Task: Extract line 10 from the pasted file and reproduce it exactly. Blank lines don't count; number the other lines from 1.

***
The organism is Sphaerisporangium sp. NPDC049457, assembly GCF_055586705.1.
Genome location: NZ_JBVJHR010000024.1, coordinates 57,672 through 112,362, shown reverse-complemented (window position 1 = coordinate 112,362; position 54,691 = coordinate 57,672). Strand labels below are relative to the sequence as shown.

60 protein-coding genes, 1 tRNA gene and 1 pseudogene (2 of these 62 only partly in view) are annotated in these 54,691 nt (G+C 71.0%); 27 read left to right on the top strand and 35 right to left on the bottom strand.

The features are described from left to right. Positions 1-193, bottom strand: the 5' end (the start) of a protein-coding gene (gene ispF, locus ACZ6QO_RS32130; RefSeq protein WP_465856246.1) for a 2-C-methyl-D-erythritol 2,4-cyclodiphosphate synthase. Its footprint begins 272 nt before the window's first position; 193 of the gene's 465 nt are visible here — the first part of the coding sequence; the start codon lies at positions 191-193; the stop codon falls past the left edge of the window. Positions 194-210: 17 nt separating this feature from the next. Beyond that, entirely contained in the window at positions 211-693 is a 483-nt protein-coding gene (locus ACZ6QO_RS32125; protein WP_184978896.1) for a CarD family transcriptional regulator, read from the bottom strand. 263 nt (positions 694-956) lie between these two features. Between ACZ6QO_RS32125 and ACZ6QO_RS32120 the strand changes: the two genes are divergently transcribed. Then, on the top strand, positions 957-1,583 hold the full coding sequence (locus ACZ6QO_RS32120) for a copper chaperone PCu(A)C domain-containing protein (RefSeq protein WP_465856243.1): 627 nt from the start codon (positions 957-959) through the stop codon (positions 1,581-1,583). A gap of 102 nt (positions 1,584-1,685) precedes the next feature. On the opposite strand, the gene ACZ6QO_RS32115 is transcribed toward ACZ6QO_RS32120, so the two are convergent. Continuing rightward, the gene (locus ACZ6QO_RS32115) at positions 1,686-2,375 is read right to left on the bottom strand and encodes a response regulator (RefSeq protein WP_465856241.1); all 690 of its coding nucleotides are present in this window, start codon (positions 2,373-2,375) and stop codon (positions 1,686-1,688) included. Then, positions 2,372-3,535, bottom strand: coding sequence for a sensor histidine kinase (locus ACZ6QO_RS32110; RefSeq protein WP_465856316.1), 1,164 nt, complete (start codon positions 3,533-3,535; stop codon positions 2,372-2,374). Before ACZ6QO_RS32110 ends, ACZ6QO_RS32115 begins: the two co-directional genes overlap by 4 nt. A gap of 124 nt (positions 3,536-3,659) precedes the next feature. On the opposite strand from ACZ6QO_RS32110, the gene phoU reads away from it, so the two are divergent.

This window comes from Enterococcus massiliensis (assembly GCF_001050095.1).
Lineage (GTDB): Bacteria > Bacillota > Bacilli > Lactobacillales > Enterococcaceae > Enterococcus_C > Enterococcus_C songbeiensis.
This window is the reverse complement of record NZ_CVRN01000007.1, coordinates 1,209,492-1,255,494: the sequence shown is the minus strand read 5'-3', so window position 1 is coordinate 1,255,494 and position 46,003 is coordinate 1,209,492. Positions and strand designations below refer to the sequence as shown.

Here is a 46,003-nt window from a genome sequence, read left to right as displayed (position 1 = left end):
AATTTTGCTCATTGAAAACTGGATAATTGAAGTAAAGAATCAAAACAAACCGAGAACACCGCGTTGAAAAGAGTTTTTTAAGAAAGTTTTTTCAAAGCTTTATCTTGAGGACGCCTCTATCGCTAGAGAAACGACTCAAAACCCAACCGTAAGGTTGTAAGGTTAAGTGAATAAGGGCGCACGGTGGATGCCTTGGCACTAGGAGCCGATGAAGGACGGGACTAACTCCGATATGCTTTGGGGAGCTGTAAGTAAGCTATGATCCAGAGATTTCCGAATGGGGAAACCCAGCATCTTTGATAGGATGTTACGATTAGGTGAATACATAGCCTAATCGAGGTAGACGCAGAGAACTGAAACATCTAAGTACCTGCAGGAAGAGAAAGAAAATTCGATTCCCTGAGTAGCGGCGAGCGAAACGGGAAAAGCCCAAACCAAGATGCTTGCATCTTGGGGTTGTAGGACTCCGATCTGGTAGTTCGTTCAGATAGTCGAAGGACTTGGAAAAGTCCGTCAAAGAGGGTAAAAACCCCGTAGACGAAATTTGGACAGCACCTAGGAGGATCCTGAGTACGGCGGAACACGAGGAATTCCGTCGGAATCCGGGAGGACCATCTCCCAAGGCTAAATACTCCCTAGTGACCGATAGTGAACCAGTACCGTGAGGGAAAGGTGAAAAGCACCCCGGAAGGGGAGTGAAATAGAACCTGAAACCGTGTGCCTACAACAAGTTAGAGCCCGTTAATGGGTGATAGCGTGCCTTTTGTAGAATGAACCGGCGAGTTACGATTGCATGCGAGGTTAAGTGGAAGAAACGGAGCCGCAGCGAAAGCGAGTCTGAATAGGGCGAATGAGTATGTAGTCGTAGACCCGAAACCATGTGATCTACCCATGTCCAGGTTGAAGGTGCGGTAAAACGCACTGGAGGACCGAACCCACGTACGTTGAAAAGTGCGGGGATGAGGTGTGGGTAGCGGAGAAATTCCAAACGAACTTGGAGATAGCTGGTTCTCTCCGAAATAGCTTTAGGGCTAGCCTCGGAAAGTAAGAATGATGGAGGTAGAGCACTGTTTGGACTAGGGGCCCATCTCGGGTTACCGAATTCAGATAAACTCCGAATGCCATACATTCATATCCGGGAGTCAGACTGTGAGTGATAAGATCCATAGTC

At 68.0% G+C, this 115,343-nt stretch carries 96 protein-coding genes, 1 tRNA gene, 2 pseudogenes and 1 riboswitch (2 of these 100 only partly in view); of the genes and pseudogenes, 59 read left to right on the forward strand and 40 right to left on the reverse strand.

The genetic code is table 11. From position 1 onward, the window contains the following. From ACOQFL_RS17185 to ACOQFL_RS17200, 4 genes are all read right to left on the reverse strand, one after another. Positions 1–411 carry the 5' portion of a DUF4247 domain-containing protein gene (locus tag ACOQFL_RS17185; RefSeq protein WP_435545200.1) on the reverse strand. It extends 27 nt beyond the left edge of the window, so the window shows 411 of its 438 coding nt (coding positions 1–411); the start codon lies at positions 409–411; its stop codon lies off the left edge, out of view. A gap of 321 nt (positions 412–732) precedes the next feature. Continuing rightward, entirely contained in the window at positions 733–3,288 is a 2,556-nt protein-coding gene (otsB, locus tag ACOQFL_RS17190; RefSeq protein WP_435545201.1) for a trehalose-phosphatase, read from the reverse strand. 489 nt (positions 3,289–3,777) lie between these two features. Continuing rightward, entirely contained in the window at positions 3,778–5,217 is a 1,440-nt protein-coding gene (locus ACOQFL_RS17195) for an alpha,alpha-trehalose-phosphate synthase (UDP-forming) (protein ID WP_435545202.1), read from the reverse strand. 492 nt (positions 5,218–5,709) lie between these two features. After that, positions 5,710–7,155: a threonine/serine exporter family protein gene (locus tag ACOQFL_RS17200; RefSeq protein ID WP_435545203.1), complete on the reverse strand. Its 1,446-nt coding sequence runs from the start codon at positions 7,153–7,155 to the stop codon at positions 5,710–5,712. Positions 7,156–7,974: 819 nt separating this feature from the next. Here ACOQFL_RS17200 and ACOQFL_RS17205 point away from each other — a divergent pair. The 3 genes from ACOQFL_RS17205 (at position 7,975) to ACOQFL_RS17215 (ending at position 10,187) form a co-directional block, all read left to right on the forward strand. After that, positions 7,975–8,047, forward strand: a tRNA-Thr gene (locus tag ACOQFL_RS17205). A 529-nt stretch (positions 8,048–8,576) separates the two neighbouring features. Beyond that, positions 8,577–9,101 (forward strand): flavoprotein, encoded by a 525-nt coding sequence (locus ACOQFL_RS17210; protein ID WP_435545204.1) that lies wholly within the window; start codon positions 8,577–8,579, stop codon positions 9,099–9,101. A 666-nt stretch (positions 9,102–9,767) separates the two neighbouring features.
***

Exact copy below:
At 68.0% G+C, this 115,343-nt stretch carries 96 protein-coding genes, 1 tRNA gene, 2 pseudogenes and 1 riboswitch (2 of these 100 only partly in view); of the genes and pseudogenes, 59 read left to right on the forward strand and 40 right to left on the reverse strand.